My friend Lisa is fascinated by the self-cleaning oven. In principle, it takes care of itself, an ongoing cycle of productivity. One button gets it dirty, then another button cleans it right up. Even better, consider the camera that cleans its sensor every time it's turned on.
Relationships, processes, interactions–these can be self cleaning too, if we build them that way.
Instead of waiting for things to degrade or even to break, we build in a cycle of honesty, a tradition of check-ins. Instead of a strategy that includes [and then an emergency happens/and then a miracle happens] as a key steps, we have a process in which growth fuels more growth, where satisfaction leads to more satisfaction.
The interstate highway system will continue to degrade until it falls apart, because infrastructure funding and repair wasn't built into it from the start. On the other hand, a company that earmarks a big part of its sales commissions and profits to ongoing customer support probably won't have to overspend when a crisis hits.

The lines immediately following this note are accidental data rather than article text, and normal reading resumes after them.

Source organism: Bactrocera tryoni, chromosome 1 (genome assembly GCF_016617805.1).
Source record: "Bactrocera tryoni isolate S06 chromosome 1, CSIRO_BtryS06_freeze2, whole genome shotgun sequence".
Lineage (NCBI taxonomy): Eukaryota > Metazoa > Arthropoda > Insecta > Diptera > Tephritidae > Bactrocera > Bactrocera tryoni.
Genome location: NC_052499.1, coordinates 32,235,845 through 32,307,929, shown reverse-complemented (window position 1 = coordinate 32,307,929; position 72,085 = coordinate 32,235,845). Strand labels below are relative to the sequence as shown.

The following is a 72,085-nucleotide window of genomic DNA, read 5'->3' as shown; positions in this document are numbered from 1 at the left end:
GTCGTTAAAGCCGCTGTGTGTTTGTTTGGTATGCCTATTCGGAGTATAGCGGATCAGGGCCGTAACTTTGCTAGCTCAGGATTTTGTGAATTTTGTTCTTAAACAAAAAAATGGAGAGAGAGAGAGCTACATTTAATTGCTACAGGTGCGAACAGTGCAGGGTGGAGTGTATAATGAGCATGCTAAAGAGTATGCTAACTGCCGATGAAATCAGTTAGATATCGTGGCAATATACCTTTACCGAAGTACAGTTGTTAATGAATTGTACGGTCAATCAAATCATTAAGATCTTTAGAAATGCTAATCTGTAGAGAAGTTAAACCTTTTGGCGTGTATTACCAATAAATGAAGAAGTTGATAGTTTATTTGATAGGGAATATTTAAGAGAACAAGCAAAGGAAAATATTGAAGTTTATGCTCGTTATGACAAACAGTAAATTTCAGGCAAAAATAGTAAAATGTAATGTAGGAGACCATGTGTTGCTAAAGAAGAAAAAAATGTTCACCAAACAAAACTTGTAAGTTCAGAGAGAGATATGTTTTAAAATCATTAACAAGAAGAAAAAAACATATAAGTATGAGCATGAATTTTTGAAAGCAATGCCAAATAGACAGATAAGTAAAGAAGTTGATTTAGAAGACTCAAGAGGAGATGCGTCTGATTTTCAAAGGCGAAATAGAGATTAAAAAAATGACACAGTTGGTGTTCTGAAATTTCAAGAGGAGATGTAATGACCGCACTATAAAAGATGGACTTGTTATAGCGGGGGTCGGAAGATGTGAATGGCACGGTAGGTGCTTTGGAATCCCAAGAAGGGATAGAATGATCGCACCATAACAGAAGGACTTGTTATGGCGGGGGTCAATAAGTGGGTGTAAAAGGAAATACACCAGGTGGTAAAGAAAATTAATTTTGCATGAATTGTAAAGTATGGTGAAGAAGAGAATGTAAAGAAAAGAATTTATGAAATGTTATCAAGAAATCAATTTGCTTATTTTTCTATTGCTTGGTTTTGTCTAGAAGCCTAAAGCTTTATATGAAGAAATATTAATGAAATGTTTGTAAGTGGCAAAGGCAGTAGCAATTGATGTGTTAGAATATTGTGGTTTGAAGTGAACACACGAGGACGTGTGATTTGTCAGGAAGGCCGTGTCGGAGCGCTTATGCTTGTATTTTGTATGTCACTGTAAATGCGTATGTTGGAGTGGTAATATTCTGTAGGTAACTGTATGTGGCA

Self-cleaning systems don't careen until they hit a crisis point, because they're designed from the start to be in sync, the process itself avoids the crisis.
It's neither obvious nor easy to build a system that's self cleaning. It requires addressing problems before they show up, and putting in place the (apparently distracting and expensive) cycles necessary to keep them from showing up in the first place.